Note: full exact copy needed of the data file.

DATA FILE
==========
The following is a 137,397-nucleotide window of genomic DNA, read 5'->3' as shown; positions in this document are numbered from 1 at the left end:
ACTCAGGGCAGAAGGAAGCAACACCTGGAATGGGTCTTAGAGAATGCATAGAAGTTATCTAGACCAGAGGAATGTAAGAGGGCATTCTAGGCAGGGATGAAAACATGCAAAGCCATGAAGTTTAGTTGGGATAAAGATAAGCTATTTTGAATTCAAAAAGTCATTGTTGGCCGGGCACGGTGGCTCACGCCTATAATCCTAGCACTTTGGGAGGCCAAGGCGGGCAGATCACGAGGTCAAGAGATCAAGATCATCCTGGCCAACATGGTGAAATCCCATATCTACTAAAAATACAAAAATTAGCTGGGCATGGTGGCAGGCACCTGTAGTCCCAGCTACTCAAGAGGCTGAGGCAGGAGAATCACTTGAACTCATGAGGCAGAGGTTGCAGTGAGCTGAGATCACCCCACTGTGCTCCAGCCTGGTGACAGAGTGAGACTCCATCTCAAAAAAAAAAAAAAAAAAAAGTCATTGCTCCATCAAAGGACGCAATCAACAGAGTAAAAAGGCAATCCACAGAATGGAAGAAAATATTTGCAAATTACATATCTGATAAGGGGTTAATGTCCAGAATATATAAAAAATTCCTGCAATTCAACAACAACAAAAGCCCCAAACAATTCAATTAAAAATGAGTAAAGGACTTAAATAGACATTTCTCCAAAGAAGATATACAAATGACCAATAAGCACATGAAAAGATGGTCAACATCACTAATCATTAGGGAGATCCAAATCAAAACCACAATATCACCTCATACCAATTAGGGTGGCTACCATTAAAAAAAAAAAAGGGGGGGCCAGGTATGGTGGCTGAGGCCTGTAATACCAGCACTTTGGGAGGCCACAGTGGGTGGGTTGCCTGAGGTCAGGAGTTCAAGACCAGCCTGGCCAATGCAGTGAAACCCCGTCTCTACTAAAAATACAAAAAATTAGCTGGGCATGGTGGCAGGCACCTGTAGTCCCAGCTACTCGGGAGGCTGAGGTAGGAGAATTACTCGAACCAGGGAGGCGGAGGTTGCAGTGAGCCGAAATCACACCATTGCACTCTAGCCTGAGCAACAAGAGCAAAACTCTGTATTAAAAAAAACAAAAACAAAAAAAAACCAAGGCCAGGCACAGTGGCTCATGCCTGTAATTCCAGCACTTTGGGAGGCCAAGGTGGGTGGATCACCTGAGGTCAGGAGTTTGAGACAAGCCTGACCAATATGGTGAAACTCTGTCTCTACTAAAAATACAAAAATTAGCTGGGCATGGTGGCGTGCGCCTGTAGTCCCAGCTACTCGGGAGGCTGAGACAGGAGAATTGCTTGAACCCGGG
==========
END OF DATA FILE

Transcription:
The following is a 137,397-nucleotide window of genomic DNA, read 5'->3' as shown; positions in this document are numbered from 1 at the left end:
ACTCAGGGCAGAAGGAAGCAACACCTGGAATGGGTCTTAGAGAATGCATAGAAGTTATCTAGACCAGAGGAATGTAAGAGGGCATTCTAGGCAGGGATGAAAACATGCAAAGCCATGAAGTTTAGTTGGGATAAAGATAAGCTATTTTGAATTCAAAAAGTCATTGTTGGCCGGGCACGGTGGCTCACGCCTATAATCCTAGCACTTTGGGAGGCCAAGGCGGGCAGATCACGAGGTCAAGAGATCAAGATCATCCTGGCCAACATGGTGAAATCCCATATCTACTAAAAATACAAAAATTAGCTGGGCATGGTGGCAGGCACCTGTAGTCCCAGCTACTCAAGAGGCTGAGGCAGGAGAATCACTTGAACTCATGAGGCAGAGGTTGCAGTGAGCTGAGATCACCCCACTGTGCTCCAGCCTGGTGACAGAGTGAGACTCCATCTCAAAAAAAAAAAAAAAAAAAAGTCATTGCTCCATCAAAGGACGCAATCAACAGAGTAAAAAGGCAATCCACAGAATGGAAGAAAATATTTGCAAATTACATATCTGATAAGGGGTTAATGTCCAGAATATATAAAAAATTCCTGCAATTCAACAACAACAAAAGCCCCAAACAATTCAATTAAAAATGAGTAAAGGACTTAAATAGACATTTCTCCAAAGAAGATATACAAATGACCAATAAGCACATGAAAAGATGGTCAACATCACTAATCATTAGGGAGATCCAAATCAAAACCACAATATCACCTCATACCAATTAGGGTGGCTACCATTAAAAAAAAAAAAGGGGGGGCCAGGTATGGTGGCTGAGGCCTGTAATACCAGCACTTTGGGAGGCCACAGTGGGTGGGTTGCCTGAGGTCAGGAGTTCAAGACCAGCCTGGCCAATGCAGTGAAACCCCGTCTCTACTAAAAATACAAAAAATTAGCTGGGCATGGTGGCAGGCACCTGTAGTCCCAGCTACTCGGGAGGCTGAGGTAGGAGAATTACTCGAACCAGGGAGGCGGAGGTTGCAGTGAGCCGAAATCACACCATTGCACTCTAGCCTGAGCAACAAGAGCAAAACTCTGTATTAAAAAAAACAAAAACAAAAAAAAACCAAGGCCAGGCACAGTGGCTCATGCCTGTAATTCCAGCACTTTGGGAGGCCAAGGTGGGTGGATCACCTGAGGTCAGGAGTTTGAGACAAGCCTGACCAATATGGTGAAACTCTGTCTCTACTAAAAATACAAAAATTAGCTGGGCATGGTGGCGTGCGCCTGTAGTCCCAGCTACTCGGGAGGCTGAGACAGGAGAATTGCTTGAACCCGGG